Triton X-100 (TX-100) is a nonionic surfactant used in the solubilisation of lipid bilayer cell membranes. It is used in the manufacture of split virus vaccines for all strains of influenza, but the dynamics of the rupture of the virion lipid envelope have never been observed. The biology community has in recent years turned to molecular dynamics simulations to analyse this process at the molecular scale. A major obstacle to this is the high computational demand for such a simulation, if atomistic forcefields are used. The MARTINI force field represents one attempt to deal with this by coarse graining such systems, with a 4:1 particle mapping, to allow the simulations to run with diminished computational demand.
MARTINI has been utilised a number of times unsuccessfully in this regard. Therefore it was necessary to determine the validity of the MARTINI force field for this application. Atomistic aggregation dynamics for TX-100 in the lipid bilayer, solvated by water and ions, were used as a validation benchmark for MARTINI simulations. The radial distribution function (RDF), diffusivity and clustering behaviour were used to probe the validity of the MARTINI parametrisation for TX-100.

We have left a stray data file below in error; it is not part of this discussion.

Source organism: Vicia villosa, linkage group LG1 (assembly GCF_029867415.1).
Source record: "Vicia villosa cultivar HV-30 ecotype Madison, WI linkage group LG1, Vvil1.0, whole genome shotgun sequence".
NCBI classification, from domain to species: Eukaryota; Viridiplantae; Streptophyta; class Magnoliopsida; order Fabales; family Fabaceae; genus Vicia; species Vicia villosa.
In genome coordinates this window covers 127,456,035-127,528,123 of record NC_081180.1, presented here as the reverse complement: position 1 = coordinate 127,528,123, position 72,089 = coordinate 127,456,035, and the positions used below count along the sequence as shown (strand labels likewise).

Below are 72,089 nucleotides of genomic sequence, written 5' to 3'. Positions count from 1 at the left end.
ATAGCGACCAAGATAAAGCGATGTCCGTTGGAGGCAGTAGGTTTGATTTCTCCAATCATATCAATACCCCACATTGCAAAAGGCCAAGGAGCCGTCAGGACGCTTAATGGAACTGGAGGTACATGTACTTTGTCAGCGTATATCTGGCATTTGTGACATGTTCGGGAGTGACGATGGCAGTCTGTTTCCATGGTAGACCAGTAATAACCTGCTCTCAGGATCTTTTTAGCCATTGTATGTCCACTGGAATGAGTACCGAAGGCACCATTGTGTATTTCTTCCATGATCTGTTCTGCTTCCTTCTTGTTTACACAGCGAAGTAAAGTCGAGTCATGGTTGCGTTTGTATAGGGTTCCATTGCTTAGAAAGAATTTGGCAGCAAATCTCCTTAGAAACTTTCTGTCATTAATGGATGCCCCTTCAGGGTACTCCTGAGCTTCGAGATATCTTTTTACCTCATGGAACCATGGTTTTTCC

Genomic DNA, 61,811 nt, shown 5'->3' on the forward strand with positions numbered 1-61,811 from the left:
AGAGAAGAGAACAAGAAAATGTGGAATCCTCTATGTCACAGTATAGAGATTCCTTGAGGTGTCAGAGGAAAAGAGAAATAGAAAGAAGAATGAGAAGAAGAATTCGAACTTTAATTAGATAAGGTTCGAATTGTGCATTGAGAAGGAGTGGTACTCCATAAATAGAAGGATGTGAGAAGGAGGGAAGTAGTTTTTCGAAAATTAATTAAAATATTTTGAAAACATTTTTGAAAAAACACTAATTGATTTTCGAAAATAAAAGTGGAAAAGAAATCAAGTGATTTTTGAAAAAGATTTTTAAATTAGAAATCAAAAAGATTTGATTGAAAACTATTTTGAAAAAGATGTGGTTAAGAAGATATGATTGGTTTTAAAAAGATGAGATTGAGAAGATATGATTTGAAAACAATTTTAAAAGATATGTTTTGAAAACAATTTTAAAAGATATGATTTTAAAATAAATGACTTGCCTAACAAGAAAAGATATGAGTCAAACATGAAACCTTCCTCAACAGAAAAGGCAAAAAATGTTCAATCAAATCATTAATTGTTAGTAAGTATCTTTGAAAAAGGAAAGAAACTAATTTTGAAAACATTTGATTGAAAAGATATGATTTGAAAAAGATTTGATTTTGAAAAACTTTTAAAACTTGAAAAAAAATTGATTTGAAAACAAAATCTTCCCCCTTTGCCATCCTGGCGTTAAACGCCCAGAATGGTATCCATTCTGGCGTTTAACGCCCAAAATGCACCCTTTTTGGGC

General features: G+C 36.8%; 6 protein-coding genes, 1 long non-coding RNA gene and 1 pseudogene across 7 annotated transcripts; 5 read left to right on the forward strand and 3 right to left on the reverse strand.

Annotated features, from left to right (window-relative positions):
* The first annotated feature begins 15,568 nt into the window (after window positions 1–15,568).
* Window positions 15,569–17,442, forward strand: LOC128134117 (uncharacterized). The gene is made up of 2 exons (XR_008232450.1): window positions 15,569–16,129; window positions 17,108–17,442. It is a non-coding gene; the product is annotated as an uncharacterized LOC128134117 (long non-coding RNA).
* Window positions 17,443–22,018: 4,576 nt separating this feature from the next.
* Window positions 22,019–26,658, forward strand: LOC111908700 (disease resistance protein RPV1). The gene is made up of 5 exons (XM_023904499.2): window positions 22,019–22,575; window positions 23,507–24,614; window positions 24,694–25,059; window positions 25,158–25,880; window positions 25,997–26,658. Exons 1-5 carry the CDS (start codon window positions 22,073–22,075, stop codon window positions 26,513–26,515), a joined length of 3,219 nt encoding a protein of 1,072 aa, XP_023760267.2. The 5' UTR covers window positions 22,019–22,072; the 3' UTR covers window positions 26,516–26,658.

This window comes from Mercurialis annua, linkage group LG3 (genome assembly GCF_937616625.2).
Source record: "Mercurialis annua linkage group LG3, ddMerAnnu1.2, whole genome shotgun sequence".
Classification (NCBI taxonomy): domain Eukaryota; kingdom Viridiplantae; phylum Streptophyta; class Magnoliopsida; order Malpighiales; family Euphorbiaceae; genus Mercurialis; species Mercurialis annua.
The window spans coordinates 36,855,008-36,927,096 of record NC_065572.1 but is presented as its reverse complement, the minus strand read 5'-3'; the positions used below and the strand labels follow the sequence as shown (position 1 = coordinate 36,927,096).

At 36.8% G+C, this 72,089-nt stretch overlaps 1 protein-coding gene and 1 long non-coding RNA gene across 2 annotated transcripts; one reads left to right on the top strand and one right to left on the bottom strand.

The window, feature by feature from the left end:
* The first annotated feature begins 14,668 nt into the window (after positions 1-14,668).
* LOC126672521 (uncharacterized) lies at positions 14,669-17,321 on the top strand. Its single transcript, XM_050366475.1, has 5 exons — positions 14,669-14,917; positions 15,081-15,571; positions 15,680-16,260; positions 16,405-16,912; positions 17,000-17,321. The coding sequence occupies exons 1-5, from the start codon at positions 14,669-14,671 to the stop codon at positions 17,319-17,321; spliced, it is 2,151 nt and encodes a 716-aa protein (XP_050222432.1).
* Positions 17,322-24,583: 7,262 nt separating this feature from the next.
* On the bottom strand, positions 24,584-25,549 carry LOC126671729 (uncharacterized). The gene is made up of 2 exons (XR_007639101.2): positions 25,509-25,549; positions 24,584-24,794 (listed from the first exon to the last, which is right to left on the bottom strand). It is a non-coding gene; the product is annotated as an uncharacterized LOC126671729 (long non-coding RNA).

The RDF and diffusivity calculations revealed that, in MARTINI, the head groups experience a net repulsive effect and therefore no tendency for aggregation - despite evidence of aggregation processes in atomistic simulations. This was attributed to the observation that the TX-100 tails were observed to be anomalously bound to the bilayer interface with both the original and head group modified parameters in MARTINI.
Atomistic simulations showed that the hydrophobic TX-100 head group does not play any role other than as anchoring, while collisions from the water cause the otherwise hydrophilic tails to be hydrophobically driven together.
The TX-100 tail parameters were adjusted in accordance with this proposed hypothesis, which resulted in a successful validation against CHARMM simulations.